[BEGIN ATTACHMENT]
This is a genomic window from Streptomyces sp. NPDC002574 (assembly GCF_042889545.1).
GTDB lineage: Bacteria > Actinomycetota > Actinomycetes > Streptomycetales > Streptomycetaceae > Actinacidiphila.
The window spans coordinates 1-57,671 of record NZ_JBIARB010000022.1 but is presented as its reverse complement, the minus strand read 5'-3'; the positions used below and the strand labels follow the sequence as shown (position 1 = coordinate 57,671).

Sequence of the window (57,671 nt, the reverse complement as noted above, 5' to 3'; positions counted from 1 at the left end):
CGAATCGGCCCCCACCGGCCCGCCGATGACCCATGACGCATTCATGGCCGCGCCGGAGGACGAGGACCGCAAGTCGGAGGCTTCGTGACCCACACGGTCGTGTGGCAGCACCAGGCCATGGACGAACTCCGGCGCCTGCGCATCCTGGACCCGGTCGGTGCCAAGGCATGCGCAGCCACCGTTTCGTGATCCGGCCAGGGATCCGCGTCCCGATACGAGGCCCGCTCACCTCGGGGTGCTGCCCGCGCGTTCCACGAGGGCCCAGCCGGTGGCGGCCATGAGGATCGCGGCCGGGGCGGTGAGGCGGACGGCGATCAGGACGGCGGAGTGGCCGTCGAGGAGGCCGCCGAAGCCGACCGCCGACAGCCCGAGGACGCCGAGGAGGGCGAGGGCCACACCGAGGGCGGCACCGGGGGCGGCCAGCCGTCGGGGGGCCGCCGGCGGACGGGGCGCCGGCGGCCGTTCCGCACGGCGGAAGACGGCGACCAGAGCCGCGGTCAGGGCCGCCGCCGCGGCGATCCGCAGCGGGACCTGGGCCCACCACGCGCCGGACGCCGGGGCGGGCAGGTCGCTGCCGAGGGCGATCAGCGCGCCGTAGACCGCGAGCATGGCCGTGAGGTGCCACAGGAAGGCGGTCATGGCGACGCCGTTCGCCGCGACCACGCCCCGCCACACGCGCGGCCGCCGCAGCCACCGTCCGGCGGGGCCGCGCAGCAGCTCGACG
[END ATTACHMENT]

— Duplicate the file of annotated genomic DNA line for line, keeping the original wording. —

This is a genomic window from Streptomyces sp. NPDC002574 (assembly GCF_042889545.1).
GTDB lineage: Bacteria > Actinomycetota > Actinomycetes > Streptomycetales > Streptomycetaceae > Actinacidiphila.
The window spans coordinates 1-57,671 of record NZ_JBIARB010000022.1 but is presented as its reverse complement, the minus strand read 5'-3'; the positions used below and the strand labels follow the sequence as shown (position 1 = coordinate 57,671).

Sequence of the window (57,671 nt, the reverse complement as noted above, 5' to 3'; positions counted from 1 at the left end):
CGAATCGGCCCCCACCGGCCCGCCGATGACCCATGACGCATTCATGGCCGCGCCGGAGGACGAGGACCGCAAGTCGGAGGCTTCGTGACCCACACGGTCGTGTGGCAGCACCAGGCCATGGACGAACTCCGGCGCCTGCGCATCCTGGACCCGGTCGGTGCCAAGGCATGCGCAGCCACCGTTTCGTGATCCGGCCAGGGATCCGCGTCCCGATACGAGGCCCGCTCACCTCGGGGTGCTGCCCGCGCGTTCCACGAGGGCCCAGCCGGTGGCGGCCATGAGGATCGCGGCCGGGGCGGTGAGGCGGACGGCGATCAGGACGGCGGAGTGGCCGTCGAGGAGGCCGCCGAAGCCGACCGCCGACAGCCCGAGGACGCCGAGGAGGGCGAGGGCCACACCGAGGGCGGCACCGGGGGCGGCCAGCCGTCGGGGGGCCGCCGGCGGACGGGGCGCCGGCGGCCGTTCCGCACGGCGGAAGACGGCGACCAGAGCCGCGGTCAGGGCCGCCGCCGCGGCGATCCGCAGCGGGACCTGGGCCCACCACGCGCCGGACGCCGGGGCGGGCAGGTCGCTGCCGAGGGCGATCAGCGCGCCGTAGACCGCGAGCATGGCCGTGAGGTGCCACAGGAAGGCGGTCATGGCGACGCCGTTCGCCGCGACCACGCCCCGCCACACGCGCGGCCGCCGCAGCCACCGTCCGGCGGGGCCGCGCAGCAGCTCGACG